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This is a heartfelt plea to English matrimonial solicitors - please, please, be less polite. Take a hint from Scots family lawyers - be rude!
Or more accurately (but in less of a soundbite) - please carefully consider when you should apply the Pre-Application Protocol and follow the usual good practice before issuing divorce proceedings, and when (for very good reason) you should proceed in a different way.
The Pre-Application Protocol has the aim of promoting negotiated and mediated settlements - which are without doubt laudable aims. To encourage this, parties are directed to attend a meeting providing information about mediation before issuing an application for financial orders on divorce. Whether that is a good means of achieving those laudable aims is quite another matter, but that's a discussion for another day. For now, what I want to note is that there are exceptions to this rule, one of which is that the application is to be made without notice to the other spouse.
Resolution (the association of English family lawyers) also has several Guides to Good Practice, and lawyers who are Resolution members agree to adhere to these. These Guides state that it is good practice to send a letter to the other spouse or their solicitor before starting or serving Court proceedings for divorce. Many solicitors take this further, and it is standard practice to send a draft of the divorce petition to the other spouse, to check whether they will agree not to defend the divorce proceedings. In that way, petitions can be kept "amicable", as the receiving spouse has the opportunity to object to particular allegations in the petition (say, relating to unreasonable behaviour).
However, the Good Practice Guide then immediately goes on to state that there are various circumstances in which the recipient spouse should only be made aware of the Court proceedings once these have been issued and at the time the petition is being served - one of which is where there are potential proceedings in another jurisdiction.
All well and good, and I expect that when solicitors are dealing with a situation where one or other spouse is living in another country (France, the USA, the UAE...) they are well aware of the potential jurisdiction conflict and act accordingly by ensuring that they have raised proceedings in the English Courts and so claimed jurisdiction before alerting the other spouse to the imminent Court application.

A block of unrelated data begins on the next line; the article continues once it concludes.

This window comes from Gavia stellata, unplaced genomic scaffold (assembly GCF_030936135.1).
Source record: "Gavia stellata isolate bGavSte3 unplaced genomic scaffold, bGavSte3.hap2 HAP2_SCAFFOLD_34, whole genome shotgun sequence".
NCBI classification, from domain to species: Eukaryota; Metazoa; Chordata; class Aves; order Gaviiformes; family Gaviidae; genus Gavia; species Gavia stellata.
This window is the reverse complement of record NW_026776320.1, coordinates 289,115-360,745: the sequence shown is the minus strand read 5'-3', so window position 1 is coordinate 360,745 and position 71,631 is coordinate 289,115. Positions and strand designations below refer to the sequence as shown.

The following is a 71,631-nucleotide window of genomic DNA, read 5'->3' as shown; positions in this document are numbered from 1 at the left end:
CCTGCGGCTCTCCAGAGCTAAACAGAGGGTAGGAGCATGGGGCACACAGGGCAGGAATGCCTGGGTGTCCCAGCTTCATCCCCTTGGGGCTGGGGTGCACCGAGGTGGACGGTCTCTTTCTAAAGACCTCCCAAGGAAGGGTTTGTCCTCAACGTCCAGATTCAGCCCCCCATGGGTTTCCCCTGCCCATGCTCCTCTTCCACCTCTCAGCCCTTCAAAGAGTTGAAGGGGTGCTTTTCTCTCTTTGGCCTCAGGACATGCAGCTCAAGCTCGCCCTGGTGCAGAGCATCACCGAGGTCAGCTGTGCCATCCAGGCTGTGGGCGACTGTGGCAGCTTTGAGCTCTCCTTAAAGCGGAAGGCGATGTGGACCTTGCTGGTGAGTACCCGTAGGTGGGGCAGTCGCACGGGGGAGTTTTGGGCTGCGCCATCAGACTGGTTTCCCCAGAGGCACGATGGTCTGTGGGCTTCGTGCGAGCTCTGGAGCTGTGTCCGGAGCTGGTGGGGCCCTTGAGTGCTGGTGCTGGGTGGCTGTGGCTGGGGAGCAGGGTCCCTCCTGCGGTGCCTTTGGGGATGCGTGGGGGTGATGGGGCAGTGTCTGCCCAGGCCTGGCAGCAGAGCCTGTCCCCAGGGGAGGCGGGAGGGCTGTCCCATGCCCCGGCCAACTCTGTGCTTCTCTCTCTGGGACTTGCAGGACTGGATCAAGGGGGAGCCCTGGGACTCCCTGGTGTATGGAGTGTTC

In my experience, things more often fall down when the countries involved are England and Scotland, rather than somewhere further-flung. Some English solicitors seem to forget that (regardless of the outcome of the future independence referendum) Scotland is a separate country, with an entirely separate legal system and quite different divorce procedures. Scottish lawyers know nothing of the Pre-Application Protocol, and there is no practice here of sending a draft divorce writ to the other spouse for approval.
This article was prompted by yet another case referred to me in which one spouse was resident in England, and the other spouse in Scotland (and so divorce proceedings could be raised in either place). The polite English solicitors advised the other spouse's Scottish agents that they intended to issue English divorce proceedings, and sent on a draft of the petition. They failed to recognise that they were in a situation of possible jurisdiction conflict, and so were shocked when the Scottish solicitors responded by promptly raising divorce proceedings in Scotland. The English solicitors felt their Scottish counterparts had failed to comply with the Protocol, or were just plain rude - but I would argue that they were just protecting the interests of their client in a potential jurisdiction clash.
Sorting these cases out makes for some interesting work for me. But truthfully, I would rather more English solicitors were aware of the "foreign-ness" of Scotland when it come to divorce, before finding out the hard way.
Lucia Clark is an Associate in the top-ranked Family Law Team at Morton Fraser LLP, and is dual-qualified in Scots and English law. She specialises in complex financial and cross-border cases. She can be contacted at email@example.com.
The views expressed by contributing authors are not necessarily those of Family Law or Jordan Publishing and should not be considered as legal advice.
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